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October 8, 2013While Iowa is 4-2 at this point of the season just like they were a year ago, defensive coordinator Phil Parker says he sees a lot of improvement and a better defensive team. Today, Parker met with the media to talk about his defense, their blitz packages and some of the statistics this season, plus a whole lot more.
Watch our videos and read the complete transcript below.
Good afternoon, just want to kind of talk about a view of the last six games. It's great to have a bye week right now with some guys banged up. We'd like to be 6-0. We're sitting there, the same situation we were last year, but I think our defense is much improved. I think our kids are definitely committed to the game. I think they've been playing tough. The effort has been great. And this is a good week here to give us preparation for Ohio State here in another week and a half. And get started on those guys and then maybe take a peek at some other guys down the road. I think everybody is doing well, healthy wise. I think it's a good time to have the break, and I think it's going to help us.
Q. Why do you feel better about this 4-2 than that 4-2 last year? (Jared Aarons, KGAN)
PHIL PARKER: Where we're at right now we're 11th in the country in defense. We're 8th in rushing. I don't think we gave up a run over 15 yards yet with the first teamers. We gave up one 25-yarder one of those games up there on some guys that were number twos. We gave up a 25-yard run. We have given up 16 big pass plays, that switch is over 20. If you calculate that, consistent with that, it would be 32. And if we do that we're well below the big plays that we gave up last year, uncontested plays, I think.
I feel good about the group, the chemistry. I think we have more depth. I think there are more guys capable to go on the field to perform at a high level to win. Obviously last week was a challenge for us and we'd like to have that one back, but you can't have them back. I just think we're very comfortable with the guys we have. And I think they're playing at a high level.
Q. When you're facing a third down, what is your thought process as far as sticking to your base versus going to a nickel or dime package? (Brendan Stiles, hawkeyedrive.com)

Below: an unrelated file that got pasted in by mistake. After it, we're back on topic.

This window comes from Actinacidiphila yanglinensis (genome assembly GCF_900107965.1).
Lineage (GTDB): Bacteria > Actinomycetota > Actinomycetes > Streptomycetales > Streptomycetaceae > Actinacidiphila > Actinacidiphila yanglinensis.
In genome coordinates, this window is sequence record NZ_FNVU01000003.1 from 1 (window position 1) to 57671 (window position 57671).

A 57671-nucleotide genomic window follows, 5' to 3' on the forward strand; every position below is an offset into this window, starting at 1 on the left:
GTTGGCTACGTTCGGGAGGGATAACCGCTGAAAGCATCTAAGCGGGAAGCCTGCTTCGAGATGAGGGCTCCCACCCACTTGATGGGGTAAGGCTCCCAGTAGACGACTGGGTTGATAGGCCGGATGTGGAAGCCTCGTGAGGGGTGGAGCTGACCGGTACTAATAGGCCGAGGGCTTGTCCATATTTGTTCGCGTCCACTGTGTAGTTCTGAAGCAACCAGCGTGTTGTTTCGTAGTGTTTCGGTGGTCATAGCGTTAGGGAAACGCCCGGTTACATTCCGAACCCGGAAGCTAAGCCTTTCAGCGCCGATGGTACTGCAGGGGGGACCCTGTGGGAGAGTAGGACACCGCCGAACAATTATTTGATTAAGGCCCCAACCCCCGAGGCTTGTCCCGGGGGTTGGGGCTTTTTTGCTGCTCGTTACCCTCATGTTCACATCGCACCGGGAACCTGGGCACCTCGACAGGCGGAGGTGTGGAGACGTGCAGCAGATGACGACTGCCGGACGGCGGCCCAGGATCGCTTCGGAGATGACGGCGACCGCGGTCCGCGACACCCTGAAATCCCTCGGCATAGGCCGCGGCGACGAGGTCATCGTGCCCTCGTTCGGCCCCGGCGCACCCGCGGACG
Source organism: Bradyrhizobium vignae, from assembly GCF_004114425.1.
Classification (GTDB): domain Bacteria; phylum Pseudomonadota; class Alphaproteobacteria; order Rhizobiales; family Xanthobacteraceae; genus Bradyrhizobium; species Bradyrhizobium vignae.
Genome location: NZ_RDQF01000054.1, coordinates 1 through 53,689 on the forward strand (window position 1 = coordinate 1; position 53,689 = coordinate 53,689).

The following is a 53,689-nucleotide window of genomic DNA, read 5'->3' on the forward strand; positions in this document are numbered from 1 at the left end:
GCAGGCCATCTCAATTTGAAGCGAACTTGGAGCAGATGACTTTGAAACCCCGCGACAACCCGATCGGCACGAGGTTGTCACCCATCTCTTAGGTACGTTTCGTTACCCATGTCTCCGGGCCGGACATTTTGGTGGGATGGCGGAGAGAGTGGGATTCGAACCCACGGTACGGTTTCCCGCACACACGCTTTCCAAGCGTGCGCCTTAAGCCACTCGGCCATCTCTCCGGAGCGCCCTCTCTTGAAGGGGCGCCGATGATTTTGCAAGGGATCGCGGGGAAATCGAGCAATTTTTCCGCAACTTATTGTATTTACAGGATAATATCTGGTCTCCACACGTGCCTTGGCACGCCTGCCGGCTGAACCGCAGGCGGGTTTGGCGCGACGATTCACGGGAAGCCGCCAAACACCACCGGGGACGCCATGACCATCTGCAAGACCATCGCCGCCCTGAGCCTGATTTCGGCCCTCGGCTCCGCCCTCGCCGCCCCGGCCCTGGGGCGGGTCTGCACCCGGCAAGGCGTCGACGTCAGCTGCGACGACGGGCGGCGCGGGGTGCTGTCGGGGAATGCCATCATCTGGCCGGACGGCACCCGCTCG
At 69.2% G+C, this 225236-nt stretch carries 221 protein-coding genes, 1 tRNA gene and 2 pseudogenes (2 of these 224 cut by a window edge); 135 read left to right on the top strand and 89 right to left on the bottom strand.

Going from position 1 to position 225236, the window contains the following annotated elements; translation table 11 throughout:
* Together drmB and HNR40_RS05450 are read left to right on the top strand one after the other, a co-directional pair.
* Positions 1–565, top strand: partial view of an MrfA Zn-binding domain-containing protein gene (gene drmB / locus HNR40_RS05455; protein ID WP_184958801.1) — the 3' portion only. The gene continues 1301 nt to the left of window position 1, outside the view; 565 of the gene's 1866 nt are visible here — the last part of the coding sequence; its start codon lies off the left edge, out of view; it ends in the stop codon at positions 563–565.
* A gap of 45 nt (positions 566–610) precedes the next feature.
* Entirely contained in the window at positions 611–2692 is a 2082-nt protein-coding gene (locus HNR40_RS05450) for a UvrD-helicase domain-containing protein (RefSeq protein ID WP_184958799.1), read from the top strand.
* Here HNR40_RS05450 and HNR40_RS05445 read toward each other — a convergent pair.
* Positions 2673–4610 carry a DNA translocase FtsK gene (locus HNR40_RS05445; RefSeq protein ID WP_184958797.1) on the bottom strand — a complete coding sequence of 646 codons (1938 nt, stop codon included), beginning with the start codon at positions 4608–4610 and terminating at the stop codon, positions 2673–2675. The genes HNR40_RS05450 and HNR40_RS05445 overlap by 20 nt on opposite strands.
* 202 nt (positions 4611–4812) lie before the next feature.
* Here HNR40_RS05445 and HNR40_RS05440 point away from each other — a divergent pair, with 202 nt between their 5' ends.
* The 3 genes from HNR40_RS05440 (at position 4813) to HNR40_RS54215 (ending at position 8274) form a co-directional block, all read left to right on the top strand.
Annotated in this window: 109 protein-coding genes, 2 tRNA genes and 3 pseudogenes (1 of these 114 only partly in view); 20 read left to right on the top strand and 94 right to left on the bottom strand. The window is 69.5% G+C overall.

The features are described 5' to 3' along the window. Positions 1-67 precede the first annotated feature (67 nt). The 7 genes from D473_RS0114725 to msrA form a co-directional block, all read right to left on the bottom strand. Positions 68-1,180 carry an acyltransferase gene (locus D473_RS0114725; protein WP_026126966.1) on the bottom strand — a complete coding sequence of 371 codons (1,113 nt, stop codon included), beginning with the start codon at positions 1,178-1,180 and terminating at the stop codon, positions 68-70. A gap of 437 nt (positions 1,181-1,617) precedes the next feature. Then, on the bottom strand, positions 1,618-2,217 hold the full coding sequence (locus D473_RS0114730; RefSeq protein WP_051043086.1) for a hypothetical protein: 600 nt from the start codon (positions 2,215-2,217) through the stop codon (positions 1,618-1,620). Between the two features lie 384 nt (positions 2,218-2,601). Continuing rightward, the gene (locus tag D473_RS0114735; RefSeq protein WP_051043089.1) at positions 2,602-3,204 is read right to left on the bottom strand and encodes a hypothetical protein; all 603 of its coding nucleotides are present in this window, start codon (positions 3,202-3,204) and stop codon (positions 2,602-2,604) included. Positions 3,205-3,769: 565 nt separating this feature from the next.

PHIL PARKER: If you're short you're going to keep your base in there. It's going to be a short one, probably a run play. Third, four, five and six, sometimes you already kind of know what they like to do. You kind of like the guys to go up front a little bit more. Sometimes you pressure when it's a little bit longer, and sometimes you just go ahead and play coverage with a little bit of extra pass rush going.
It's definitely determined on what they do. And what we think their routes are going to be and what their pass percentage is going to be and who they like to go to. And sometimes you want to keep your nickel base, a nickel in the game or you want to go back or stay with your base.
To me it varies. It's hard to take Anthony Hitchens off the field, because he is one of our better players. That's something that we always talk about. This week in the last couple of days here we went over a blitz tape. Went over the big plays, runs and passes. I think we had 15 runs that were over 8 yards. That's a decent number. And then I think just the big pass was only 16.
You try to evaluate what was wrong in those situations. We've been doing the blitz - actually blitzing. We're 73-percent when we blitz. We gave up three touchdowns on 59 - I think it was 15 percent blitz overall. You give up three touchdowns and then it's a low percentage. When you look at it, you look how many good plays came out of it. It's a balance. You've got to watch what you're doing.
Q. Are you blitzing more than last year? (Marc Morehouse, Cedar Rapids Gazette)
PHIL PARKER: No, right now it's 15 percent. We had 384 snaps, blitzed 59 times and we're 73 percent on our blitz package. And then third downs obviously we're pretty good on that right now, we're ninth in the country with that. And we've done a better job of getting off the field on third downs.
Q. Your front line was doing a good job of getting to the quarterback, was Michigan State countering that? (Andrew Logue, Des Moines Register)
PHIL PARKER: In seeing what we did, they probably got the ball a little quicker. But it comes back to really when I look at what we do and how we execute, that's where it comes down to. And we have to do a better job at executing. The farther you go into the season the more exact you're going to have to be in your coverage, the more exact you're going to have to be with the ball snap. They're going to do some things and pressure you, and move the pocket a little bit with the quarterback dropping back a little bit, buying some time. But you've got to keep on mixing it up, show blitz and bail out. And then sometimes you've just got to go.